The International Chamber of Shipping (ICS) said its board unanimously supported the proposal which would see shipowners contribute cash into an IMO fund for each tonne of CO2 emitted by vessels. The fund would be used to reward early adopters of alternative fuels and support the development of green technologies.
The latest proposal follows IMO’s rejection of a proposed $5bn R&D fund put forward in 2021. That fund would have been supported by a $2 per tonne levy on bunker fuel.
Simon Bennett, Deputy Secretary General of ICS said: “The Fund and Reward mechanism put forward by ICS is intended to be as simple as possible for IMO to establish. With political will, it can be readily adopted via the existing IMO MARPOL Convention by 2024, so that our commitment to net zero by 2050 can remain plausible given the enormous challenge of transitioning the entire global industry to new fuels and technologies in less than 30 years.”
ICS said its submission details the collection method for the flat rate levy on ships. The carrot and stick approach would see green fuels supported both by the levy on CO2 emissions and by rewarding the prevention of CO2 emissions through the use of alternative fuels. Both would have the effect of narrowing the price gap between traditional and lower-emission fuels.
“In addition to funding the rewards programme for the uptake of low and zero-carbon fuels the contributions by shipping companies will generate billions of dollars annually to support the production of alternative marine fuels in developing countries. The fund will also be available to de-risk the rollout of the new bunkering infrastructure that will be required on an accelerated timescale,” ICS said in a press release.
ICS said the submission includes details on the greenhouse gas emissions measures the fund will prioritise for development, and the technical details needed to flesh out the core of the levy mechanism including the reward rate for use of green fuels.
Whether the use of various alternatives fuels will be eligible for reward from the IMO fund will be dictated by the outcome of IMO’s carbon lifecycle assessment of marine fuels.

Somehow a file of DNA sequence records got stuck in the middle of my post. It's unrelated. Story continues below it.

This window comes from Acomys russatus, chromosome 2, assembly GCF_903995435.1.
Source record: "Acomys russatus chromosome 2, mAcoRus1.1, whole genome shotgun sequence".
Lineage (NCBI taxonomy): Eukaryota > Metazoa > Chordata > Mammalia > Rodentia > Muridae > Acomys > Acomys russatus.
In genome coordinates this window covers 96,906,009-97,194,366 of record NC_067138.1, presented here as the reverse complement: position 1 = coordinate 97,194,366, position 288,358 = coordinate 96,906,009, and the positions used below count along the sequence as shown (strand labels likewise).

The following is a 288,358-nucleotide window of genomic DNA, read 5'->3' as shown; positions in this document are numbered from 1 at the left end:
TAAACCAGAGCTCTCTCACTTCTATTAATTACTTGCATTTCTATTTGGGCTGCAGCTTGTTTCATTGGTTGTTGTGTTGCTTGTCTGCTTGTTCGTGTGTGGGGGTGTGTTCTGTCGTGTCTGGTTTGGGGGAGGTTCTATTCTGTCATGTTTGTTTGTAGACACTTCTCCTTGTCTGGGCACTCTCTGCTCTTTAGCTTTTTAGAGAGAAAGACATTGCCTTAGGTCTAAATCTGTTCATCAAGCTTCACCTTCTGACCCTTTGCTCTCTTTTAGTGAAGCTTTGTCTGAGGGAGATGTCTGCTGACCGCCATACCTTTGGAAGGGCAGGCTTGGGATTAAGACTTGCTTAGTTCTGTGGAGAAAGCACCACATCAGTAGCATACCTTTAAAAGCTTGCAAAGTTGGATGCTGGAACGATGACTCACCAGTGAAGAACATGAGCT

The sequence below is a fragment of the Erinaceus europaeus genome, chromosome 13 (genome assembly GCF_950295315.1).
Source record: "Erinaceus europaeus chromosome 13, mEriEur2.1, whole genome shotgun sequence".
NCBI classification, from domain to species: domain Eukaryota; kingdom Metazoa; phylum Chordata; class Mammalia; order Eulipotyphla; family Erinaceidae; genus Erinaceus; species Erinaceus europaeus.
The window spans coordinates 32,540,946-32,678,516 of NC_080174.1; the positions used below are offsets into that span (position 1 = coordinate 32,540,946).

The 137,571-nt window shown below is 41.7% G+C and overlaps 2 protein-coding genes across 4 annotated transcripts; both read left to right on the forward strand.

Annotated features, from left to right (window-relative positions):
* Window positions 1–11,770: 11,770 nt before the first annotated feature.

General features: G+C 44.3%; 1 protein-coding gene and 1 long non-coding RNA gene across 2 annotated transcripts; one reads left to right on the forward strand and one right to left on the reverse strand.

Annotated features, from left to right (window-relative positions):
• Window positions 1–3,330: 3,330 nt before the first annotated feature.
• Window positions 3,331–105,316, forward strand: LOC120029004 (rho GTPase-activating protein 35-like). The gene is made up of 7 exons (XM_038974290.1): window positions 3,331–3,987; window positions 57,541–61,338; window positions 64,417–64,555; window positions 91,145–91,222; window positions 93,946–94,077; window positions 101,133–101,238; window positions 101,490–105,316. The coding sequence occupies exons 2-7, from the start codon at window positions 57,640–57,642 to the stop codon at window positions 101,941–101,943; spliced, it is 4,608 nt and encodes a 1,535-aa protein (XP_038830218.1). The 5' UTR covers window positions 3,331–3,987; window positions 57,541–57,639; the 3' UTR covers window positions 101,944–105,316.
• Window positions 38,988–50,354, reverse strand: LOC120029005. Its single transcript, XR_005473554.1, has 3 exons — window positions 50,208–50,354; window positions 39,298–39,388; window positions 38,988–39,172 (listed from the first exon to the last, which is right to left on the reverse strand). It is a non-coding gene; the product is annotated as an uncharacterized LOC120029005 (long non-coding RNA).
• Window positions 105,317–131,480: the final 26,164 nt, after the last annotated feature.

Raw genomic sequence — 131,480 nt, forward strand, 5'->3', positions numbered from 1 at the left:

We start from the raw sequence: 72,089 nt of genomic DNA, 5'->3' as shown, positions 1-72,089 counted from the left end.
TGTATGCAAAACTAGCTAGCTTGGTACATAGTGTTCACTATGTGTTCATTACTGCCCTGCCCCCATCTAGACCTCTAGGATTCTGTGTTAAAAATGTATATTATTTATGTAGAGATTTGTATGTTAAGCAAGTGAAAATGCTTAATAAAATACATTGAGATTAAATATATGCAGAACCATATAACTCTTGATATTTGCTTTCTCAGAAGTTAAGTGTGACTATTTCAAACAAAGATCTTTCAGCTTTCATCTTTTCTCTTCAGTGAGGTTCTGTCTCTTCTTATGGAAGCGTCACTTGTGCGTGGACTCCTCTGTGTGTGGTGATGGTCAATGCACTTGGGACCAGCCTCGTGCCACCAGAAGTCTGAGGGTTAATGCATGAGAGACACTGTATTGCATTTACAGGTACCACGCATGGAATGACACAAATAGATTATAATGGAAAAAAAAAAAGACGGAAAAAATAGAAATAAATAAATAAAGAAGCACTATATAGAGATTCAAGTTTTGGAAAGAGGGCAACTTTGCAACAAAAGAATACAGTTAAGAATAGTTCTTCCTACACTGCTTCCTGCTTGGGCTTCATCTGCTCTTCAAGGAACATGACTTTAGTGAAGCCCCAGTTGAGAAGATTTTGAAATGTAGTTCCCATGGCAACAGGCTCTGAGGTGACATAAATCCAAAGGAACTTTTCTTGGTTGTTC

The association has also left the levels of contribution to the fund up to the discretion of governments at IMO, but proposed initial total funds of around $10bn per year, equivalent to around $50 per tonne of fuel oil used.
Funding at such a level could fund a rewards programme through to 2030 and “provide tens of billion dollars to support maritime GHG reduction projects in developing countries,” said ICS.
“Our immediate goal is to ensure that some kind of levy-based global economic measure will be prioritised for rapid finalisation by the IMO Marine Environment Protection Committee at its next meeting in July. This critical meeting of governments is also expected to adopt a formal net zero target for shipping which will only be truly credible if a measure such as that proposed by the industry is taken forward immediately,” said Bennett.
Guy Platten, Secretary General of the International Chamber of Shipping added: “I am pleased that the principle of a global contribution paid by shipowners into a fund is increasingly being recognised as the fairest and most effective method to create the funds and incentives required to catalyse the decarbonisation of our industry.”
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